July 26. Royal Gazette Editorial/ "The One Bermuda Alliance was weighed in the balance on July 18 and found wanting, particularly by the broad centre of the electorate. In any parliamentary democracy, governments are formed from the centre, not the fringes. If an incumbent administration loses the centre ground, it loses the next election: it really is as simple as that. And through a combination of blunders, poor communications and wishful thinking the OBA effectively ceded the all-important centre ground, and the 2017 General Election, to a re-energized Progressive Labour Party. The OBA was elected to power in 2012 on a platform that emphasized renewed economic growth, greater opportunities for Bermudian workers and a return to fiscal responsibility after an extended period of unsustainable and unconscionable indiscipline. Few could argue — or at least argue sensibly — with the substance of the OBA’s economic initiatives. They essentially saved the island from sinking into fiscal oblivion without resorting to any of the painful austerity measures so many other post-recessionary economies have had to endure. But the routinely high-handed style of the OBA when it came to economic retrenchment? That was a different matter altogether. It’s likely the OBA began to lose the confidence of the people with an approach to fiscal restructuring that could sometimes be overly cerebral, sometimes overly aloof — and left the impression the party was tone-deaf to the public mood and perhaps somewhat more responsive to vested interests than the common interest. If it had difficulty effectively communicating its signature economic policies, the OBA often found itself completely tongue-tied when it strayed into highly charged sociocultural issues, most notably immigration reform and same-sex marriage. For purely pragmatic political reasons, the OBA would have been best advised to postpone any efforts to rationalise the status of long-term residents or attempt to settle the question of gay unions until a second term. Indeed, its clumsy, ultimately self-sabotaging approaches to both of these lightning-rod issues, polarizing, divisive and supremely distracting as they were, ultimately may have cost the OBA re-election. In both instances, political capital, moral authority and time were squandered; in both instances the courts would almost certainly have stepped into the political thicket to rescue parliamentarians from having to make decisions they were clearly uncomfortable making themselves; and in both instances the OBA’s claim on the political middle ground receded even farther. The party’s bull-in-search-of-a-china-shop approach to immigration in the form of the Pathways to Status legislation put it at odds with the views of many thousands of middle-class Bermudians. And the OBA’s fragmented position on gay marriage not only put it at odds with itself but pitted some of its MPs against voters who felt themselves demeaned and devalued simply for attempting to maintain basic religious and cultural values they were raised with. No good could come to the OBA from either of these political misadventures. And none did. In closing, it is perhaps worth recalling the OBA was also elected, in part, because the party claimed to represent a radical departure from “dirty politics as usual” in Bermuda. Formed only a year before the 2012 ballot by a merger of the Young Turks who had founded the Bermuda Democratic Alliance in 2009 and the old guard of a near-moribund United Bermuda Party, the OBA promised a fresh start — an opportunity to move beyond the largely racially stalemated voting patterns, which have defined Bermudian politics since the introduction of the two-party Westminster system in 1968. But, in the event, that progressive spirit was never really very much in evidence outside the OBA’s 2012 campaign literature. For the most part, it vanished with John Barritt. The inexplicable decision to banish Barritt, one of the party’s founding fathers and the closest thing the OBA ever had to a guiding philosophical light, remains one of the great unexplained mysteries of modern Bermuda politics. While a product of the UBP, he could certainly never be neatly pigeonholed as a reactionary or a tool of the old Bermuda business establishment. Quite the opposite holds true, in fact. A modernizer by instinct with a proven gift for tamping down internal party flare-ups as well as working across the political aisle, it was Barritt’s cast-iron conviction that Bermudian politics needed to evolve beyond the almost tribal stage it had been mired in since the 1960s. It was his desire to see the Bermudian political culture become more genuinely democratic, responsive, productive and accountable that largely informed the OBA’s reformist agenda in 2012. Having stepped down from his safe Devonshire seat in the House of Assembly to make way for the then unelected OBA leader Craig Cannonier, many observers fully expected him to be named as the party’s Senate leader after the December 17 election. In the event, he was offered nothing, presumably as a consequence of internal jealousies and the jockeying for power and position within the new government, which started as soon as the last ballots were tallied. More’s the pity for the OBA because the party could certainly have profited from his continuing presence over the past 4½ years. Barritt intuitively understood that a government could drive change without creating divisiveness. Frustrated by the sterility and futility of adversarial politics in Bermuda, he had hoped to move towards a new type of political engagement, one that emphasized mutual respect, consensus and compromise over mutual loathing, mudslinging and obstructionism. Unlike some of those who followed him, Barritt realized that building and maintaining trust, particularly with those who rarely agree with you, is what allows an administration to govern from — and continue to appeal to — the centre that elected it."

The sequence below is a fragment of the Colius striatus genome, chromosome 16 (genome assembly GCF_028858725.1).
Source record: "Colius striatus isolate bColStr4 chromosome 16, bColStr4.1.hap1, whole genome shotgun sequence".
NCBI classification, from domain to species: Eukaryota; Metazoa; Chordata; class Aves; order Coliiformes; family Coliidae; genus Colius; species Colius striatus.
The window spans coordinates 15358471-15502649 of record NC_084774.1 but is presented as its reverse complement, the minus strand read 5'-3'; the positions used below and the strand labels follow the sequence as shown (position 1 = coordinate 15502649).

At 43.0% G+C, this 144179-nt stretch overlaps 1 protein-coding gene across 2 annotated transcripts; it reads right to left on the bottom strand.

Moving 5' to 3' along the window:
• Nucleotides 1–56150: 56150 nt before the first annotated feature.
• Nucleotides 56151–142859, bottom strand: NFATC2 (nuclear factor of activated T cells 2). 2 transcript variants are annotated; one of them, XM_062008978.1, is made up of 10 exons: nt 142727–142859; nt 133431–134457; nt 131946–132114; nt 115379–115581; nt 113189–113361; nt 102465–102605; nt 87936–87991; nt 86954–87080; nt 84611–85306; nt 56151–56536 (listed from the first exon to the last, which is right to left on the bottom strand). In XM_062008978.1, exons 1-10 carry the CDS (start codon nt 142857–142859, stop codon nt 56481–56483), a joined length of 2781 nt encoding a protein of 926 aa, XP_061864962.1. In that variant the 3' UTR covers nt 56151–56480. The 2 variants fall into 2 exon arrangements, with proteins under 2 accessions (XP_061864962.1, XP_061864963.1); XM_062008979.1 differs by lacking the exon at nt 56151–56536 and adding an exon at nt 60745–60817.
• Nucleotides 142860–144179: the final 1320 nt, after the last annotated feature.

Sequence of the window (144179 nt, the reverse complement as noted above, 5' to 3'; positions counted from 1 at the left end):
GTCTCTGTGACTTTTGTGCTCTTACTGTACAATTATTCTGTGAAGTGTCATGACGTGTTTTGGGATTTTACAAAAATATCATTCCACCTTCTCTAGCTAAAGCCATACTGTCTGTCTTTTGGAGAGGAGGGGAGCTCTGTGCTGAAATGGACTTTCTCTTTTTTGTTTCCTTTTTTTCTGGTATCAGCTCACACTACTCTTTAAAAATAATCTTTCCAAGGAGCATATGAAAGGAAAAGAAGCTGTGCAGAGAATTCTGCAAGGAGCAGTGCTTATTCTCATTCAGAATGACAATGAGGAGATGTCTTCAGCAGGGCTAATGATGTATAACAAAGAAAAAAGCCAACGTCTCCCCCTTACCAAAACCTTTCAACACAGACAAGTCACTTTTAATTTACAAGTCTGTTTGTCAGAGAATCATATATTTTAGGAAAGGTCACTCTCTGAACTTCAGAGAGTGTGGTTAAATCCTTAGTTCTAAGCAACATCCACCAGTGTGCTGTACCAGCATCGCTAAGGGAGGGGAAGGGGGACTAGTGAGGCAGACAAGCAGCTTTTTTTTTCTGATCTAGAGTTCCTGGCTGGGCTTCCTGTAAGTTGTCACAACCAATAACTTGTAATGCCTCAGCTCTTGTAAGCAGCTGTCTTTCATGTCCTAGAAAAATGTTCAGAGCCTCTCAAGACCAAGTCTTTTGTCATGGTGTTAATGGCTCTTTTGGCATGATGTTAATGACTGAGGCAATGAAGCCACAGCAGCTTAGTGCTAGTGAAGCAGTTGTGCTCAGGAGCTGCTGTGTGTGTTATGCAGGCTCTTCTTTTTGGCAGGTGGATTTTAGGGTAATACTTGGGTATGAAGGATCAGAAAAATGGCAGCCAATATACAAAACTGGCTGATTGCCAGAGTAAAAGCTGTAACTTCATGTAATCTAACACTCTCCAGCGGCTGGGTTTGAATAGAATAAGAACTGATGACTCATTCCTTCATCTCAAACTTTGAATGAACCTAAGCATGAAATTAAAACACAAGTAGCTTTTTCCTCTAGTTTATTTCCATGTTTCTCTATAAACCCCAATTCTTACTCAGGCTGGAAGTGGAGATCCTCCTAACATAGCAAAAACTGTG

July 26. Walter Roban, the Deputy Premier, joined a happy congregation on Sunday at the St Paul African Methodist Episcopal Church to welcome the Reverend Nicholas Tweed back to work. “He was back in the pulpit and doing the job he was called to do,” Mr Roban said of the service, which followed last month’s victory in the courts against a decision by the Minister of Home Affairs to turn down a new work permit for the pastor. Those obstacles that were put in front of him to fulfil this role were clearly unjust,” Mr Roban added. “The people felt it, and the courts as well. The majority of Bermudians are happy that episode has closed, and Mr Tweed is back. What happened is reminiscent of what many people have forgotten about the AME Church, which has a history of standing up for social justice since its beginning.” The work permit standoff brought Mr Tweed’s congregation out for prayer vigils to show their support, and prompted demonstrations, also driven by his prominent role on the People’s Campaign political pressure group. While it had seemed Mr Tweed, a guest worker with strong family links to the island, might have to leave Bermuda last January, the matter was successfully challenged in the Supreme Court — with Ian Kawaley, the Chief Justice, requesting the minister to leave the Board of Immigration to proceed with its decision. “We were excited, and it was wonderful to have our pastor back,” another member of the congregation told The Royal Gazette. “He is back in the pulpit.”